• bio_home2
    Students in Dr. Britson's Anatomy & Physiology course study the heart and other aspects of the circulatory system
    bio_home3
    Dr. Day's interests are centered on the brain regions involved in spatial and motor learning
    bio_home4
    The UM Field Station is a 740-acre research and educational facility that is used by a number of Biology faculty & students
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    Biology professor emeritus Dr. Keiser holds a broad-headed skink while teaching his herpetology course
    Parsons
    Dr. Parsons is a recognized expert on sharks, skates, and rays of the Gulf of Mexico
    butterflies
    Butterfly collection
    P1010961
    Researching the Mississippi River ecosystem
    truck
    Students working with Drs. Cliff Ochs and Colin Jackson research microorganisms in the Mississippi River as part of an NSF-funded project
    5.spaceX4-arc
    A rocket carrying seedlings for a plant development experiment for Dr. John Kiss launches into orbit
    action4
    Graduate students study fire ecology and ecological restoration in the Rocky Mountains as part of a USDA-funded training program in forest restoration ecology
    Gastonstudents
    Dr. Gary Gaston shows students in his Intro Biology course some of the organisms found on the UM campus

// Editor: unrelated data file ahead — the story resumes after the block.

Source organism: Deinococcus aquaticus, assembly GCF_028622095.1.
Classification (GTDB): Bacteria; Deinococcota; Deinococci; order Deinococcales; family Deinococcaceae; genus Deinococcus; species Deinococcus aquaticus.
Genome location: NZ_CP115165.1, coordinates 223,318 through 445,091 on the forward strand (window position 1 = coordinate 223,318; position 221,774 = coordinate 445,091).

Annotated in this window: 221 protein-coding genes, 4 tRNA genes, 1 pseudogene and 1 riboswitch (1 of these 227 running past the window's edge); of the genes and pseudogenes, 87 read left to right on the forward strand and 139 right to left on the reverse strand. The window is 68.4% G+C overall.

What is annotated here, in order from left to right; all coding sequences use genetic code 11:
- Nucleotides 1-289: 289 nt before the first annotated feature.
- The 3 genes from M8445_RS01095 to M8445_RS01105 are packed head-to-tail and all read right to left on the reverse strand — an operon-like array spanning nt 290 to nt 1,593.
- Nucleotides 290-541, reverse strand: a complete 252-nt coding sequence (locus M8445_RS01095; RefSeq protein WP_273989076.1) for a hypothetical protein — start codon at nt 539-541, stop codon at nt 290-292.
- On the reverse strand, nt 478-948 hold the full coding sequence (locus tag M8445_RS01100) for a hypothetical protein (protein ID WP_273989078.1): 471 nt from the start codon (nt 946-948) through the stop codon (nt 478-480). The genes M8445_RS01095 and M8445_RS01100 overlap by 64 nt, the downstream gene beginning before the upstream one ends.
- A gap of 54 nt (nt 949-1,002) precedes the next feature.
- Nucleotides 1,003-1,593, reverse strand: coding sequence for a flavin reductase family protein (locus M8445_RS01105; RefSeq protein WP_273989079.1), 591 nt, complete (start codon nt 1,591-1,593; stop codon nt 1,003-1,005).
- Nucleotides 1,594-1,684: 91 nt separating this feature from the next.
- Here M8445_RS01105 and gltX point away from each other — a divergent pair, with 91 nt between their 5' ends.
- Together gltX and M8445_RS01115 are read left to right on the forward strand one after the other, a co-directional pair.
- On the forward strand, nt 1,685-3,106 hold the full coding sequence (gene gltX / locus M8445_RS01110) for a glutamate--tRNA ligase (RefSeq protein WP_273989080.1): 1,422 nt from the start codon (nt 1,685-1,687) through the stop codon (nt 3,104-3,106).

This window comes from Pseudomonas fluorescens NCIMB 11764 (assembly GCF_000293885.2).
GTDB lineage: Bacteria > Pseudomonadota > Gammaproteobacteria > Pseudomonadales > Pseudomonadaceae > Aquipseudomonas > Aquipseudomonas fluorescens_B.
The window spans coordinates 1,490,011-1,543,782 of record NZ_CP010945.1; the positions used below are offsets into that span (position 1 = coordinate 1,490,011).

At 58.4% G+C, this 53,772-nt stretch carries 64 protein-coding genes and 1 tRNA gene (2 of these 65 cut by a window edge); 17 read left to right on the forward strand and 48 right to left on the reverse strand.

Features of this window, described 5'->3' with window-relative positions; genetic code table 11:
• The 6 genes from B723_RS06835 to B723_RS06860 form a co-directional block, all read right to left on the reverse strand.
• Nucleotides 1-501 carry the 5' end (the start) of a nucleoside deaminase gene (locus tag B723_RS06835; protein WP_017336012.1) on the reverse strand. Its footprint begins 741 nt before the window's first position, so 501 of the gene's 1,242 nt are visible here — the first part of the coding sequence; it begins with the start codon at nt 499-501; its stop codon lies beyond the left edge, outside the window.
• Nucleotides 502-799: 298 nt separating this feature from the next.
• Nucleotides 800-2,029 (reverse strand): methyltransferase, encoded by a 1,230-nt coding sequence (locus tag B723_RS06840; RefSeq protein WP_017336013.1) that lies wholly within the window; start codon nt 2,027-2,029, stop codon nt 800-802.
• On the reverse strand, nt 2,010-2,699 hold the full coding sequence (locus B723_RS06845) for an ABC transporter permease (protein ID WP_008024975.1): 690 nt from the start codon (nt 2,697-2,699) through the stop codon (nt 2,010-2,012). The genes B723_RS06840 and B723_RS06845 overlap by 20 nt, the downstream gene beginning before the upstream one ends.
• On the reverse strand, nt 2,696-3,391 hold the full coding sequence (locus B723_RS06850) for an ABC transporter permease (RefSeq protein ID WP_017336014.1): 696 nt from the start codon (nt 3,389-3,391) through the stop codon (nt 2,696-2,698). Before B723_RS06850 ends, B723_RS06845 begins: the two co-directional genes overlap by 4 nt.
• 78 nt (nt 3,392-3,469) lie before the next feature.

Kiss NASA award
    Dr. John Kiss receiving the NASA medal for Outstanding Public Leadership at NASA Ames in California
  • ****Undergraduate BA/BS Worksheet

    News


    Biology graduate student won "Best Student Presentation"

    Congratulations to Biology graduate student Bridget Piculell, who won the "Best Student Presentation" award at the recent Southern Forest Tree Improvement Conference in Hot Springs, Arkansas, June 8-11.


    Cicadas Make Their Grand Entrance featuring Dr. Paul Lago

    CicadaOxfordEagleBiology professor and department chair, Dr. Paul Lago, discusses Cicadas with The Oxford Eagle City Editor.

     

     

     

     

     

     

     

     


    PHD student awarded NSF fellowship for summer work in Australia

    J.P. Lawrence (Noonan Lab) is the recipient of a National Science Foundation East Asia and Pacific Summer Institutes Fellowship for summer 2015. J.P. will spend the summer working on the Australian Brood Frogs (Pseudophryne) to better understand the purpose of the variety of color signals found in this genus. His work will help him discern how predators view and select particular colors that may promote or constrain their evolution. This is the first EAPSI Fellowship awarded to a member of the University of Mississippi Biology Department.